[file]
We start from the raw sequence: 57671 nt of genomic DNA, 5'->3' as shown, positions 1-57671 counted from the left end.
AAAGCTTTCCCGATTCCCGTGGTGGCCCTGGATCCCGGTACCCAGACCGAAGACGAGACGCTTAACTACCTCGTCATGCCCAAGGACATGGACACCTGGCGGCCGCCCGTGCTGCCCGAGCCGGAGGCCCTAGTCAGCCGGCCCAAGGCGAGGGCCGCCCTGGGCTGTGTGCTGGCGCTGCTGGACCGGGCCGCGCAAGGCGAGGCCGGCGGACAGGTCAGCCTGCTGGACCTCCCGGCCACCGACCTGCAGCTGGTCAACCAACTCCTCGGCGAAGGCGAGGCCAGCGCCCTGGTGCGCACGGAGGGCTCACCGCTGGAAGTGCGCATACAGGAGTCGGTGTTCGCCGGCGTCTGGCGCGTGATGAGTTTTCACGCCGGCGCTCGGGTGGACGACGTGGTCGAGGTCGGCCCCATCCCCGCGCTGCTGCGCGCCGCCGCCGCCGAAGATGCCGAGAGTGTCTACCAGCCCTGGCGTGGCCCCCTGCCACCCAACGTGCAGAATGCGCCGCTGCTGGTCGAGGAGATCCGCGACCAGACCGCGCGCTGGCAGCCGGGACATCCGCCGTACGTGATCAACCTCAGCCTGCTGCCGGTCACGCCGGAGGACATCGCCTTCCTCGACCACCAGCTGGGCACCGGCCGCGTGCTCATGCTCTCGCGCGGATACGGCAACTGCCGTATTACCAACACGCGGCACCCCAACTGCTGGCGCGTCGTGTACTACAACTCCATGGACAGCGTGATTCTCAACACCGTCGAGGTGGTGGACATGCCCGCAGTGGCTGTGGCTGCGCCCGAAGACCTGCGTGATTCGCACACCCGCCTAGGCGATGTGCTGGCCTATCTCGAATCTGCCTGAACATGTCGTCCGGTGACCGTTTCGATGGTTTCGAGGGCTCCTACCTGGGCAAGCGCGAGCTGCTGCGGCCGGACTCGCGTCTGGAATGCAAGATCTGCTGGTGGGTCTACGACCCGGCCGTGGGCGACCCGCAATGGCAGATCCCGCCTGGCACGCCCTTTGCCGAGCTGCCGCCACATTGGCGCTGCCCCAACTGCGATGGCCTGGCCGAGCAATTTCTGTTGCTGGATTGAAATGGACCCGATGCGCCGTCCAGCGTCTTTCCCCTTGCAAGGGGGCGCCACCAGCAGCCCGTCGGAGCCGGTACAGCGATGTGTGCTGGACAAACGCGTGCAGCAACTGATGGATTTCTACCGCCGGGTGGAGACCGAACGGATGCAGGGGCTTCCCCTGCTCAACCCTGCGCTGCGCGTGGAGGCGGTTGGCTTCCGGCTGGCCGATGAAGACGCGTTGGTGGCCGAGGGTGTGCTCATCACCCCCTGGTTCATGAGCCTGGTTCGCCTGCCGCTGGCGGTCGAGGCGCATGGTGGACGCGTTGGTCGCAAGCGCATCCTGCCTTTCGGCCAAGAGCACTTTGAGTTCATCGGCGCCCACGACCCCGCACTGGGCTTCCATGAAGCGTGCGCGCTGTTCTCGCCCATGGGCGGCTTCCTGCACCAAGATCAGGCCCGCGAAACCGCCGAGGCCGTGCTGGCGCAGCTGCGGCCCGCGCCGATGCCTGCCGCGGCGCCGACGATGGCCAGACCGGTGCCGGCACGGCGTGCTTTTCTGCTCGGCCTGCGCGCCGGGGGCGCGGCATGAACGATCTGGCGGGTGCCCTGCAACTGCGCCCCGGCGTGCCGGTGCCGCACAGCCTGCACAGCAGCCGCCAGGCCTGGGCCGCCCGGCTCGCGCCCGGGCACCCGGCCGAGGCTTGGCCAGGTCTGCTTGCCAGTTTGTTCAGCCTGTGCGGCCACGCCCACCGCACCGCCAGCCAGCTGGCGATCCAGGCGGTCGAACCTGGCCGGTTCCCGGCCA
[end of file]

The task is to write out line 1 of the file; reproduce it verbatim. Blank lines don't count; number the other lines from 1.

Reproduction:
We start from the raw sequence: 57671 nt of genomic DNA, 5'->3' as shown, positions 1-57671 counted from the left end.